Breast

Daisuke Fukuoka, Tomoko Matsubara

Ultrasound Imaging: Classification Methods for Masses

Breast cancer is a common cancer among women all over the world. Combined with mammography, ultrasonography is used to suggest the degree of suspicion of malignancy to help determine whether follow-up or biopsy are necessary. Sonographic features that are assessed include shape, margin, echotexture, posterior acoustic shadowing, and orientation.

Recently, various classification methods using shape and other ultrasonographic features have been reported. Horsch et al. [121] reported a CAD method that is based on the automatic segmentation of lesions and the automatic extraction of four features related to the lesion: shape, margin, texture, and posterior acoustic behavior. Chen et al. [58] reported on methodology based on fractal analysis and k-means clustering. Other classification methods have been proposed that use the statistical properties of echo signals [100, 253, 254, 278, 291, 292]. K-distribution and Nakagami distribution are used for modeling the echo signals. Takemura et al. [278] compiled a total of 208 features for discrimination, including those based on a parameter of a log-compressed K-distribution. Their proposed system classifies types of diseases as cancer, cyst, or fibroadenoma (a common benign entity) using an ensemble classifier based on the AdaBoost algorithm with feature selection.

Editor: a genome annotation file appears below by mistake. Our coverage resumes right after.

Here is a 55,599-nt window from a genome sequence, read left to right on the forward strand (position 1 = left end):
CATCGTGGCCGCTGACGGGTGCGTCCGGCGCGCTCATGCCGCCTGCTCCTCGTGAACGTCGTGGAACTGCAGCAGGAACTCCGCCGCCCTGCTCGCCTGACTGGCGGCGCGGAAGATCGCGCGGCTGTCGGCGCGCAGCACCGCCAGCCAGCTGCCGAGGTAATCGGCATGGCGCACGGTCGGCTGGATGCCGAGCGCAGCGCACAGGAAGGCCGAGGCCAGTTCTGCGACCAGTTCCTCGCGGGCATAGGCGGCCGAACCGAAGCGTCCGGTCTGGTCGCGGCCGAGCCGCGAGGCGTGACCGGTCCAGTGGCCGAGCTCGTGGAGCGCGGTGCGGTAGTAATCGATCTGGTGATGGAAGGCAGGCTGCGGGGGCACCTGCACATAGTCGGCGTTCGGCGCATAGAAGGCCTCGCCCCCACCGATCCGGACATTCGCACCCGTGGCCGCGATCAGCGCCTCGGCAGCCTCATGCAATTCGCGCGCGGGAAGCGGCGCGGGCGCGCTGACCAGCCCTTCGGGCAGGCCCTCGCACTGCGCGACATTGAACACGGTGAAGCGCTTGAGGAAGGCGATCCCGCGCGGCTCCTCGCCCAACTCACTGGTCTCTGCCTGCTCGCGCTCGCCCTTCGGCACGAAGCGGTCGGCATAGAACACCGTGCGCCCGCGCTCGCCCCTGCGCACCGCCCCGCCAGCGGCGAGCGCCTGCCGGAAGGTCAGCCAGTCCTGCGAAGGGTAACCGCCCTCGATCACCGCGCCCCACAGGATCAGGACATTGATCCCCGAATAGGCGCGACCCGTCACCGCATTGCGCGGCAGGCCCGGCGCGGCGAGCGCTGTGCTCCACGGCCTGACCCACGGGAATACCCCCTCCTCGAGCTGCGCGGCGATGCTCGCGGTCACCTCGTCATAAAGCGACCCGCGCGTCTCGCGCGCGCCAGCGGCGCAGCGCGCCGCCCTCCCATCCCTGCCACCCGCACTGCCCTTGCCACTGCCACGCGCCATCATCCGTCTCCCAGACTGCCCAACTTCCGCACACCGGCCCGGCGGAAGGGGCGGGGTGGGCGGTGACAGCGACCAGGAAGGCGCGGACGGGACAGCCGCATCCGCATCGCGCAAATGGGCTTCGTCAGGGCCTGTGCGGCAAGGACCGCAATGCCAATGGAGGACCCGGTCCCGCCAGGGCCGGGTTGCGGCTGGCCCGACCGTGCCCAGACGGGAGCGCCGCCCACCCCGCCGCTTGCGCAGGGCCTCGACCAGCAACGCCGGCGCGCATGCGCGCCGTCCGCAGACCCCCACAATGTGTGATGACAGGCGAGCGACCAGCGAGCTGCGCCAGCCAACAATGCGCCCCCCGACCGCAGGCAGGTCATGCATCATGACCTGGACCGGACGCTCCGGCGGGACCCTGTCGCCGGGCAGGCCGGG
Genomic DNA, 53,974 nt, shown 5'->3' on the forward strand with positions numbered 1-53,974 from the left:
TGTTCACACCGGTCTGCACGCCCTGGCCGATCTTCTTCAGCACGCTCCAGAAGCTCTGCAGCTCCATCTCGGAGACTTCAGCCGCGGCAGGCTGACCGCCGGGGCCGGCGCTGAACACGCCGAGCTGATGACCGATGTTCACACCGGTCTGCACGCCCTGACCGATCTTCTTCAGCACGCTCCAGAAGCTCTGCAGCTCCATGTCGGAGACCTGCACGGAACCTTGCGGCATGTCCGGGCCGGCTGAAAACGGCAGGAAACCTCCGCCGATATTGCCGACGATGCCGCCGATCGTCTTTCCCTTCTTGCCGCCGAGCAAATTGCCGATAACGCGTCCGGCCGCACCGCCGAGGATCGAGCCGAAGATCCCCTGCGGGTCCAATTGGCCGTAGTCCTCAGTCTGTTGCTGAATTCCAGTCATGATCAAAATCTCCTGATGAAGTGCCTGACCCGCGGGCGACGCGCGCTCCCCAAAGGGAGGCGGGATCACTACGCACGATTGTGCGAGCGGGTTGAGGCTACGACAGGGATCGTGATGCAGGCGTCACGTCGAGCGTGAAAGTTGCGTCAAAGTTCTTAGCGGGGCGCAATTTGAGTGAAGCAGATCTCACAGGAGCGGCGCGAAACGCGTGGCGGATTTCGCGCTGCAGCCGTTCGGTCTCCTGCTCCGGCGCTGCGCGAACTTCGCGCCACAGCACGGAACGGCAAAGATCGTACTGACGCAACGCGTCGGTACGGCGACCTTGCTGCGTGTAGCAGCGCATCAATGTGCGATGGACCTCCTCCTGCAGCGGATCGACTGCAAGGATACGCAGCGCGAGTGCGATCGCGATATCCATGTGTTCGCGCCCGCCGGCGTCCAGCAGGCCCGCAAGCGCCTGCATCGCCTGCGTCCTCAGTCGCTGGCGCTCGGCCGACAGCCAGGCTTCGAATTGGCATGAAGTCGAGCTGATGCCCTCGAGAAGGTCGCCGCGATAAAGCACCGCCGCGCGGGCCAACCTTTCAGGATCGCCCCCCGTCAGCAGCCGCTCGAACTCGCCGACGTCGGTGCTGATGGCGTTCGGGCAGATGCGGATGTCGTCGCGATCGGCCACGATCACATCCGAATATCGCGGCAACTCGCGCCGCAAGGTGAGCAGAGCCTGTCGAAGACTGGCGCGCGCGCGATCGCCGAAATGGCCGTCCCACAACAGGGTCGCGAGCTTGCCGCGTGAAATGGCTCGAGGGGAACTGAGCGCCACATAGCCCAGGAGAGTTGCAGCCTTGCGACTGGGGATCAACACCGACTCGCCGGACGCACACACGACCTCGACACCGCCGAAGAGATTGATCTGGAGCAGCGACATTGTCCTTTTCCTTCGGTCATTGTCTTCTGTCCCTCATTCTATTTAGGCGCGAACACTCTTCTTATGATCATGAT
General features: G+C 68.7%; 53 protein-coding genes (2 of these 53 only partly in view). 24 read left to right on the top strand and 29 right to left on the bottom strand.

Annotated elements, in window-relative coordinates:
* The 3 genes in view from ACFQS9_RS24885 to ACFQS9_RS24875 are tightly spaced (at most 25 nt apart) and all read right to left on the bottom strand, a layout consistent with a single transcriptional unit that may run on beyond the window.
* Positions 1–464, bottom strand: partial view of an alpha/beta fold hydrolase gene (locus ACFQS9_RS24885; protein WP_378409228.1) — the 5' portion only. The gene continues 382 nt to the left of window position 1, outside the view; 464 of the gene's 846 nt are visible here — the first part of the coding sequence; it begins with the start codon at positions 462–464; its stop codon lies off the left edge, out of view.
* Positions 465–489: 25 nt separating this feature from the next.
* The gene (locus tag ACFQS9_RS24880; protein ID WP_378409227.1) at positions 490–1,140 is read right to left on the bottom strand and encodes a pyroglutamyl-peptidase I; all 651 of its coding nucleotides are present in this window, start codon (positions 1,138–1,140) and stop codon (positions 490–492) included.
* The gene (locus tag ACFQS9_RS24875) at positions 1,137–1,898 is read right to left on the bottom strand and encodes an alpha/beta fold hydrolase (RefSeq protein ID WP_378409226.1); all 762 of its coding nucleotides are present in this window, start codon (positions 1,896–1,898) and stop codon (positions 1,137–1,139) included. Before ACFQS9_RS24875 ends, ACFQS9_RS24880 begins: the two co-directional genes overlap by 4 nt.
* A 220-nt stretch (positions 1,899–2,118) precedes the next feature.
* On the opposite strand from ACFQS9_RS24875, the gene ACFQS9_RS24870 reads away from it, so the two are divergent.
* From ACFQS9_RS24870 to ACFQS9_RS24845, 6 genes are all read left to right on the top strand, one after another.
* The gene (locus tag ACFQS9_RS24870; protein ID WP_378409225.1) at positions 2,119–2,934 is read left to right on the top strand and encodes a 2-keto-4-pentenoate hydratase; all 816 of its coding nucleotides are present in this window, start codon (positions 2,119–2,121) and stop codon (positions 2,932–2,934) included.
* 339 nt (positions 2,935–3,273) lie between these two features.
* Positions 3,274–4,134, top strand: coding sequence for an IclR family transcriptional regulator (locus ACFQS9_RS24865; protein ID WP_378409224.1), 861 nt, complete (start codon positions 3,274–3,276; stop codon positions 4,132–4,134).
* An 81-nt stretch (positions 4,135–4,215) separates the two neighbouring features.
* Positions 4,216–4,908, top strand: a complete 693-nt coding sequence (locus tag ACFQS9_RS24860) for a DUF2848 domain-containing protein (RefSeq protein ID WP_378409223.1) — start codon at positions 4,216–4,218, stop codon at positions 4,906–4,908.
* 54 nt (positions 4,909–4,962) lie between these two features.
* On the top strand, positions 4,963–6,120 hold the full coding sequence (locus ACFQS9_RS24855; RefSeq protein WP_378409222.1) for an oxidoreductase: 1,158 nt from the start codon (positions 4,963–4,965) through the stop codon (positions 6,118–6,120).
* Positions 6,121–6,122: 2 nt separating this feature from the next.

Tsui et al. [291] examined five contour feature parameters (tumor circularity, standard deviation of the normalized radial length, area ratio, roughness index, and standard deviation of the shortest distance) and calculated the Nakagami parameters estimated from the ultrasonic backscattered signals. The Nakagami parameters are only dependent on the statistical distribution of the echo waveform and are not affected by the echo amplitude. In another paper, Tsui et al. [292] suggested that the Nakagami image can visualize the scattering properties of breast lesions. Figure 3.59 shows the B-mode image and the corresponding Nakagami image of a benign breast tumor.

 
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